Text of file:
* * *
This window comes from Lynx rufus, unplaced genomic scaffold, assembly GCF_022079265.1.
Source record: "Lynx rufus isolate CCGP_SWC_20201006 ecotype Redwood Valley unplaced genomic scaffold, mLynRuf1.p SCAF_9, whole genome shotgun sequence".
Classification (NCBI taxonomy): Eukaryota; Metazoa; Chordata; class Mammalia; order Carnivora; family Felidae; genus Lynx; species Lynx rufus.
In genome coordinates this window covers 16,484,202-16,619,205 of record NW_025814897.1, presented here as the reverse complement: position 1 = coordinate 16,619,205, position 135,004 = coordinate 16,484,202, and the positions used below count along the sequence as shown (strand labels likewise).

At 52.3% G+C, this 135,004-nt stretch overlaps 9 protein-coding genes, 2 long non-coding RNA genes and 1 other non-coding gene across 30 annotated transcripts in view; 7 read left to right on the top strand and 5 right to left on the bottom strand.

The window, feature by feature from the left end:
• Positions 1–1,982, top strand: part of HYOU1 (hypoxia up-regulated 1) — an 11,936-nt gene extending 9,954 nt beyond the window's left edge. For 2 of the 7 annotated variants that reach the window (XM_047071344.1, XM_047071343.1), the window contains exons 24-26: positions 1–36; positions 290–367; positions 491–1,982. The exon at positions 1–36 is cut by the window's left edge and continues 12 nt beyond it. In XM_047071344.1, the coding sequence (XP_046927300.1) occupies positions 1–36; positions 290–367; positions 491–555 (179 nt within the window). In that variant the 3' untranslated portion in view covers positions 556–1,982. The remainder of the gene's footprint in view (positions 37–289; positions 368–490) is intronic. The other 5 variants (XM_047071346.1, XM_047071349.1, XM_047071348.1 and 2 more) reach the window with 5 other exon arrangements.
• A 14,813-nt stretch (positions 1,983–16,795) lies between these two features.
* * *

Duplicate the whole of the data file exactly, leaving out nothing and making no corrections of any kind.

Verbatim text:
This window comes from Lynx rufus, unplaced genomic scaffold, assembly GCF_022079265.1.
Source record: "Lynx rufus isolate CCGP_SWC_20201006 ecotype Redwood Valley unplaced genomic scaffold, mLynRuf1.p SCAF_9, whole genome shotgun sequence".
Classification (NCBI taxonomy): Eukaryota; Metazoa; Chordata; class Mammalia; order Carnivora; family Felidae; genus Lynx; species Lynx rufus.
In genome coordinates this window covers 16,484,202-16,619,205 of record NW_025814897.1, presented here as the reverse complement: position 1 = coordinate 16,619,205, position 135,004 = coordinate 16,484,202, and the positions used below count along the sequence as shown (strand labels likewise).

At 52.3% G+C, this 135,004-nt stretch overlaps 9 protein-coding genes, 2 long non-coding RNA genes and 1 other non-coding gene across 30 annotated transcripts in view; 7 read left to right on the top strand and 5 right to left on the bottom strand.

The window, feature by feature from the left end:
• Positions 1–1,982, top strand: part of HYOU1 (hypoxia up-regulated 1) — an 11,936-nt gene extending 9,954 nt beyond the window's left edge. For 2 of the 7 annotated variants that reach the window (XM_047071344.1, XM_047071343.1), the window contains exons 24-26: positions 1–36; positions 290–367; positions 491–1,982. The exon at positions 1–36 is cut by the window's left edge and continues 12 nt beyond it. In XM_047071344.1, the coding sequence (XP_046927300.1) occupies positions 1–36; positions 290–367; positions 491–555 (179 nt within the window). In that variant the 3' untranslated portion in view covers positions 556–1,982. The remainder of the gene's footprint in view (positions 37–289; positions 368–490) is intronic. The other 5 variants (XM_047071346.1, XM_047071349.1, XM_047071348.1 and 2 more) reach the window with 5 other exon arrangements.
• A 14,813-nt stretch (positions 1,983–16,795) lies between these two features.